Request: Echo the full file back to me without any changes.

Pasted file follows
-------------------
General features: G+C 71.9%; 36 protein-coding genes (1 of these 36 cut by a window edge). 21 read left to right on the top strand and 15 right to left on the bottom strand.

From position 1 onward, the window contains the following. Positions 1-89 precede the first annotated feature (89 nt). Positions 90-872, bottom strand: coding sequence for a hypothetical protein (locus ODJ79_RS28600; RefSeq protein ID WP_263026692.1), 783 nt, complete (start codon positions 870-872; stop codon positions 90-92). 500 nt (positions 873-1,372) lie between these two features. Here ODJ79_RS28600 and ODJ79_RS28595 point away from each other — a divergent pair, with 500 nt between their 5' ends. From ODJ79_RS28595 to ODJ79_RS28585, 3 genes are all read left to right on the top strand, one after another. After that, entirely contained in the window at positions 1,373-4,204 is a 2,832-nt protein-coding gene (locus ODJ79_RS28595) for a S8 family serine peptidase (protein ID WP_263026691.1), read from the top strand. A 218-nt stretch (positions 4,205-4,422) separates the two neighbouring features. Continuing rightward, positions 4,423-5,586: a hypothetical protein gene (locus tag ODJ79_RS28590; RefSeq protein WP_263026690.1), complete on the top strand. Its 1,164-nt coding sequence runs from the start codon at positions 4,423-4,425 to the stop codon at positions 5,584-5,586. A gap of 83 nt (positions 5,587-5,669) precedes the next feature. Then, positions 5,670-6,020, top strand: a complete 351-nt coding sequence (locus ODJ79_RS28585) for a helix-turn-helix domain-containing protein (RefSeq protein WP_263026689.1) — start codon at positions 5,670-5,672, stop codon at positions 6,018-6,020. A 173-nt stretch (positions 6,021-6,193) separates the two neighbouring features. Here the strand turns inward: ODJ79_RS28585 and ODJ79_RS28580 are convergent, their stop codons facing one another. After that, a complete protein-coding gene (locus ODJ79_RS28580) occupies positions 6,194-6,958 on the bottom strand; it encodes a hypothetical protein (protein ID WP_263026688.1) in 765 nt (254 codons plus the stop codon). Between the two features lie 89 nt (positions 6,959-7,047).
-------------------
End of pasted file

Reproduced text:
General features: G+C 71.9%; 36 protein-coding genes (1 of these 36 cut by a window edge). 21 read left to right on the top strand and 15 right to left on the bottom strand.

From position 1 onward, the window contains the following. Positions 1-89 precede the first annotated feature (89 nt). Positions 90-872, bottom strand: coding sequence for a hypothetical protein (locus ODJ79_RS28600; RefSeq protein ID WP_263026692.1), 783 nt, complete (start codon positions 870-872; stop codon positions 90-92). 500 nt (positions 873-1,372) lie between these two features. Here ODJ79_RS28600 and ODJ79_RS28595 point away from each other — a divergent pair, with 500 nt between their 5' ends. From ODJ79_RS28595 to ODJ79_RS28585, 3 genes are all read left to right on the top strand, one after another. After that, entirely contained in the window at positions 1,373-4,204 is a 2,832-nt protein-coding gene (locus ODJ79_RS28595) for a S8 family serine peptidase (protein ID WP_263026691.1), read from the top strand. A 218-nt stretch (positions 4,205-4,422) separates the two neighbouring features. Continuing rightward, positions 4,423-5,586: a hypothetical protein gene (locus tag ODJ79_RS28590; RefSeq protein WP_263026690.1), complete on the top strand. Its 1,164-nt coding sequence runs from the start codon at positions 4,423-4,425 to the stop codon at positions 5,584-5,586. A gap of 83 nt (positions 5,587-5,669) precedes the next feature. Then, positions 5,670-6,020, top strand: a complete 351-nt coding sequence (locus ODJ79_RS28585) for a helix-turn-helix domain-containing protein (RefSeq protein WP_263026689.1) — start codon at positions 5,670-5,672, stop codon at positions 6,018-6,020. A 173-nt stretch (positions 6,021-6,193) separates the two neighbouring features. Here the strand turns inward: ODJ79_RS28585 and ODJ79_RS28580 are convergent, their stop codons facing one another. After that, a complete protein-coding gene (locus ODJ79_RS28580) occupies positions 6,194-6,958 on the bottom strand; it encodes a hypothetical protein (protein ID WP_263026688.1) in 765 nt (254 codons plus the stop codon). Between the two features lie 89 nt (positions 6,959-7,047).